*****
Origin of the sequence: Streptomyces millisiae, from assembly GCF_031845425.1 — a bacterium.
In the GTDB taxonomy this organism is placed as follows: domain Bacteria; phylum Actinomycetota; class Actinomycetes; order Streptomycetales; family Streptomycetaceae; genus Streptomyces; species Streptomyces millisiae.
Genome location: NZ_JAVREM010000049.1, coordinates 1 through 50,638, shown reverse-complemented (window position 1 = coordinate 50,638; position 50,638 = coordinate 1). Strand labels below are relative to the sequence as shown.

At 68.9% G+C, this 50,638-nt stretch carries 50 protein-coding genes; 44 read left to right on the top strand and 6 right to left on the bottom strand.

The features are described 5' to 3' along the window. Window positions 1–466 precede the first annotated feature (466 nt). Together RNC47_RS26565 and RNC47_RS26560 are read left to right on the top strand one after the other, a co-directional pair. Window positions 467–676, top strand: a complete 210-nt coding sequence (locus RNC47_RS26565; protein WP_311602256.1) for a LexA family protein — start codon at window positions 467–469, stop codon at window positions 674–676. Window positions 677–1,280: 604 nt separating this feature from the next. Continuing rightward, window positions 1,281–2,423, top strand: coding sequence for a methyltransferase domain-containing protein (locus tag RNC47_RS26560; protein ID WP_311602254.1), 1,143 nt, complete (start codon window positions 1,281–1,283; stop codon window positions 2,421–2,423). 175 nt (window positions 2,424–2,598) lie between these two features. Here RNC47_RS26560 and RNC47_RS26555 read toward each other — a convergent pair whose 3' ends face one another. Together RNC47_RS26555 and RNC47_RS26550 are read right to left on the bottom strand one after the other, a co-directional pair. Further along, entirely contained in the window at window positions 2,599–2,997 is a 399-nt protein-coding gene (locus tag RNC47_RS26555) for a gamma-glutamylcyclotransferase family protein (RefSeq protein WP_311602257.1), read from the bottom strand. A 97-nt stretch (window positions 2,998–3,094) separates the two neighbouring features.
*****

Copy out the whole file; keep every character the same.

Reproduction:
Origin of the sequence: Streptomyces millisiae, from assembly GCF_031845425.1 — a bacterium.
In the GTDB taxonomy this organism is placed as follows: domain Bacteria; phylum Actinomycetota; class Actinomycetes; order Streptomycetales; family Streptomycetaceae; genus Streptomyces; species Streptomyces millisiae.
Genome location: NZ_JAVREM010000049.1, coordinates 1 through 50,638, shown reverse-complemented (window position 1 = coordinate 50,638; position 50,638 = coordinate 1). Strand labels below are relative to the sequence as shown.

At 68.9% G+C, this 50,638-nt stretch carries 50 protein-coding genes; 44 read left to right on the top strand and 6 right to left on the bottom strand.

The features are described 5' to 3' along the window. Window positions 1–466 precede the first annotated feature (466 nt). Together RNC47_RS26565 and RNC47_RS26560 are read left to right on the top strand one after the other, a co-directional pair. Window positions 467–676, top strand: a complete 210-nt coding sequence (locus RNC47_RS26565; protein WP_311602256.1) for a LexA family protein — start codon at window positions 467–469, stop codon at window positions 674–676. Window positions 677–1,280: 604 nt separating this feature from the next. Continuing rightward, window positions 1,281–2,423, top strand: coding sequence for a methyltransferase domain-containing protein (locus tag RNC47_RS26560; protein ID WP_311602254.1), 1,143 nt, complete (start codon window positions 1,281–1,283; stop codon window positions 2,421–2,423). 175 nt (window positions 2,424–2,598) lie between these two features. Here RNC47_RS26560 and RNC47_RS26555 read toward each other — a convergent pair whose 3' ends face one another. Together RNC47_RS26555 and RNC47_RS26550 are read right to left on the bottom strand one after the other, a co-directional pair. Further along, entirely contained in the window at window positions 2,599–2,997 is a 399-nt protein-coding gene (locus tag RNC47_RS26555) for a gamma-glutamylcyclotransferase family protein (RefSeq protein WP_311602257.1), read from the bottom strand. A 97-nt stretch (window positions 2,998–3,094) separates the two neighbouring features.